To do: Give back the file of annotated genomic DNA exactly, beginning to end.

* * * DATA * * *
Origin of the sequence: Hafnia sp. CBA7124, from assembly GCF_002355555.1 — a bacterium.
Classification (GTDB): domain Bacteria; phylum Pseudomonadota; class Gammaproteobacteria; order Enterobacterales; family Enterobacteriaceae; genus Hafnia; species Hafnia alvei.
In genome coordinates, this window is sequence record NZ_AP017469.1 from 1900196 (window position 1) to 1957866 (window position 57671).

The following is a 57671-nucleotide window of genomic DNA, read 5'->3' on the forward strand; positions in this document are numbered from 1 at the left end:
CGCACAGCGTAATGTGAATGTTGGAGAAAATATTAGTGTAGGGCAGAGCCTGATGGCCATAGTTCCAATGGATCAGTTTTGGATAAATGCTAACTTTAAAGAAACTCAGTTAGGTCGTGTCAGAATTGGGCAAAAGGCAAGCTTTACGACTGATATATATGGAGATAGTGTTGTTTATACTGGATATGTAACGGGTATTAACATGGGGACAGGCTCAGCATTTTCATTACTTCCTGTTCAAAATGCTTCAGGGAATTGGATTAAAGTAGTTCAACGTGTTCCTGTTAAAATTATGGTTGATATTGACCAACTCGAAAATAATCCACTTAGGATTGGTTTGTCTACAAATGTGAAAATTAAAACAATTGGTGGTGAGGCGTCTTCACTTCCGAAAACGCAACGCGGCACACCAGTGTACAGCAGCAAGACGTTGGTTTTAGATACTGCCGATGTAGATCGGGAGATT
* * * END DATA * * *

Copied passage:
Origin of the sequence: Hafnia sp. CBA7124, from assembly GCF_002355555.1 — a bacterium.
Classification (GTDB): domain Bacteria; phylum Pseudomonadota; class Gammaproteobacteria; order Enterobacterales; family Enterobacteriaceae; genus Hafnia; species Hafnia alvei.
In genome coordinates, this window is sequence record NZ_AP017469.1 from 1900196 (window position 1) to 1957866 (window position 57671).

The following is a 57671-nucleotide window of genomic DNA, read 5'->3' on the forward strand; positions in this document are numbered from 1 at the left end:
CGCACAGCGTAATGTGAATGTTGGAGAAAATATTAGTGTAGGGCAGAGCCTGATGGCCATAGTTCCAATGGATCAGTTTTGGATAAATGCTAACTTTAAAGAAACTCAGTTAGGTCGTGTCAGAATTGGGCAAAAGGCAAGCTTTACGACTGATATATATGGAGATAGTGTTGTTTATACTGGATATGTAACGGGTATTAACATGGGGACAGGCTCAGCATTTTCATTACTTCCTGTTCAAAATGCTTCAGGGAATTGGATTAAAGTAGTTCAACGTGTTCCTGTTAAAATTATGGTTGATATTGACCAACTCGAAAATAATCCACTTAGGATTGGTTTGTCTACAAATGTGAAAATTAAAACAATTGGTGGTGAGGCGTCTTCACTTCCGAAAACGCAACGCGGCACACCAGTGTACAGCAGCAAGACGTTGGTTTTAGATACTGCCGATGTAGATCGGGAGATT